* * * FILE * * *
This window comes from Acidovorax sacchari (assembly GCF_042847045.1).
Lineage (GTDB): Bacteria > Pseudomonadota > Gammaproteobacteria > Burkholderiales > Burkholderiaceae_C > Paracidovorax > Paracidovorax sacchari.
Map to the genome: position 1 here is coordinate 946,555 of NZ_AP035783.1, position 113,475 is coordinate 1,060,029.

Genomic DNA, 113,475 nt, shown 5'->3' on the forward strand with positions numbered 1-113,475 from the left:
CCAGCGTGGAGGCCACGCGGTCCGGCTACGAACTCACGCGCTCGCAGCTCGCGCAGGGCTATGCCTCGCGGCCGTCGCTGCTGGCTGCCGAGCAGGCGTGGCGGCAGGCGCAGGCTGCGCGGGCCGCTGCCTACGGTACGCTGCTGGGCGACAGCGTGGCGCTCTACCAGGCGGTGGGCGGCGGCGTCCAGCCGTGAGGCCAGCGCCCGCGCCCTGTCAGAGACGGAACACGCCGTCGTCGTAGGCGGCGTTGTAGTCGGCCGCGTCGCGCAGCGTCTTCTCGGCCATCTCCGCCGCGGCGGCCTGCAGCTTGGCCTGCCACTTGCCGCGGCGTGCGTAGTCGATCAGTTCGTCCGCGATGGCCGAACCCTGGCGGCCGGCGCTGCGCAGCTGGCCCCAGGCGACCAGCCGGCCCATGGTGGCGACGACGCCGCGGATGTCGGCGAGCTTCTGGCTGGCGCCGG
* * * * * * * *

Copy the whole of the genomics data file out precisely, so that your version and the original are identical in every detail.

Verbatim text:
This window comes from Acidovorax sacchari (assembly GCF_042847045.1).
Lineage (GTDB): Bacteria > Pseudomonadota > Gammaproteobacteria > Burkholderiales > Burkholderiaceae_C > Paracidovorax > Paracidovorax sacchari.
Map to the genome: position 1 here is coordinate 946,555 of NZ_AP035783.1, position 113,475 is coordinate 1,060,029.

Genomic DNA, 113,475 nt, shown 5'->3' on the forward strand with positions numbered 1-113,475 from the left:
CCAGCGTGGAGGCCACGCGGTCCGGCTACGAACTCACGCGCTCGCAGCTCGCGCAGGGCTATGCCTCGCGGCCGTCGCTGCTGGCTGCCGAGCAGGCGTGGCGGCAGGCGCAGGCTGCGCGGGCCGCTGCCTACGGTACGCTGCTGGGCGACAGCGTGGCGCTCTACCAGGCGGTGGGCGGCGGCGTCCAGCCGTGAGGCCAGCGCCCGCGCCCTGTCAGAGACGGAACACGCCGTCGTCGTAGGCGGCGTTGTAGTCGGCCGCGTCGCGCAGCGTCTTCTCGGCCATCTCCGCCGCGGCGGCCTGCAGCTTGGCCTGCCACTTGCCGCGGCGTGCGTAGTCGATCAGTTCGTCCGCGATGGCCGAACCCTGGCGGCCGGCGCTGCGCAGCTGGCCCCAGGCGACCAGCCGGCCCATGGTGGCGACGACGCCGCGGATGTCGGCGAGCTTCTGGCTGGCGCCGG